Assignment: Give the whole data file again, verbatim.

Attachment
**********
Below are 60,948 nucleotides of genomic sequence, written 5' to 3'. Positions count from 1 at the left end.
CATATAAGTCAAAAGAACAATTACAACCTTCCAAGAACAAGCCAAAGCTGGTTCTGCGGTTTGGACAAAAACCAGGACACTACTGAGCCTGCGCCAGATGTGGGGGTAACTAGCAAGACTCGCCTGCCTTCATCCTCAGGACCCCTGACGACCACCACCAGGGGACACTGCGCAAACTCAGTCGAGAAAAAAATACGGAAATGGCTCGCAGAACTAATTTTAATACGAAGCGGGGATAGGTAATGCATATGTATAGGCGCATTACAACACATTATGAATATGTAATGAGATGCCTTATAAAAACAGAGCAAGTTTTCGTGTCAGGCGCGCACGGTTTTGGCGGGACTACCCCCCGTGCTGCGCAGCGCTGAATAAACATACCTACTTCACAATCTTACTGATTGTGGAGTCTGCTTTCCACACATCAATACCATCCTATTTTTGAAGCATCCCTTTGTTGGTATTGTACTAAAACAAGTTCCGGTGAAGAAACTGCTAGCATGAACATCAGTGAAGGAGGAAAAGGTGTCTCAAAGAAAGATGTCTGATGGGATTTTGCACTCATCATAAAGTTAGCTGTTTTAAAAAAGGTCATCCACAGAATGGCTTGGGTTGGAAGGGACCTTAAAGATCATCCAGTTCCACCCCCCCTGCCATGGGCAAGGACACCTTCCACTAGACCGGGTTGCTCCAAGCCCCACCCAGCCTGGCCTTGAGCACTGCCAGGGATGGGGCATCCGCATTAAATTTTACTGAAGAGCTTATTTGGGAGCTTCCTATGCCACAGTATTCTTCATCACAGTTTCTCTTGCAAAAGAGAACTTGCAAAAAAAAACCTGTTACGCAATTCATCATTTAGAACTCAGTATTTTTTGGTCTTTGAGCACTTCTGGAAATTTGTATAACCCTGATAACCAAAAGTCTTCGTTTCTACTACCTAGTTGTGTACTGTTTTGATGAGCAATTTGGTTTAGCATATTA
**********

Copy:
Below are 60,948 nucleotides of genomic sequence, written 5' to 3'. Positions count from 1 at the left end.
CATATAAGTCAAAAGAACAATTACAACCTTCCAAGAACAAGCCAAAGCTGGTTCTGCGGTTTGGACAAAAACCAGGACACTACTGAGCCTGCGCCAGATGTGGGGGTAACTAGCAAGACTCGCCTGCCTTCATCCTCAGGACCCCTGACGACCACCACCAGGGGACACTGCGCAAACTCAGTCGAGAAAAAAATACGGAAATGGCTCGCAGAACTAATTTTAATACGAAGCGGGGATAGGTAATGCATATGTATAGGCGCATTACAACACATTATGAATATGTAATGAGATGCCTTATAAAAACAGAGCAAGTTTTCGTGTCAGGCGCGCACGGTTTTGGCGGGACTACCCCCCGTGCTGCGCAGCGCTGAATAAACATACCTACTTCACAATCTTACTGATTGTGGAGTCTGCTTTCCACACATCAATACCATCCTATTTTTGAAGCATCCCTTTGTTGGTATTGTACTAAAACAAGTTCCGGTGAAGAAACTGCTAGCATGAACATCAGTGAAGGAGGAAAAGGTGTCTCAAAGAAAGATGTCTGATGGGATTTTGCACTCATCATAAAGTTAGCTGTTTTAAAAAAGGTCATCCACAGAATGGCTTGGGTTGGAAGGGACCTTAAAGATCATCCAGTTCCACCCCCCCTGCCATGGGCAAGGACACCTTCCACTAGACCGGGTTGCTCCAAGCCCCACCCAGCCTGGCCTTGAGCACTGCCAGGGATGGGGCATCCGCATTAAATTTTACTGAAGAGCTTATTTGGGAGCTTCCTATGCCACAGTATTCTTCATCACAGTTTCTCTTGCAAAAGAGAACTTGCAAAAAAAAACCTGTTACGCAATTCATCATTTAGAACTCAGTATTTTTTGGTCTTTGAGCACTTCTGGAAATTTGTATAACCCTGATAACCAAAAGTCTTCGTTTCTACTACCTAGTTGTGTACTGTTTTGATGAGCAATTTGGTTTAGCATATTA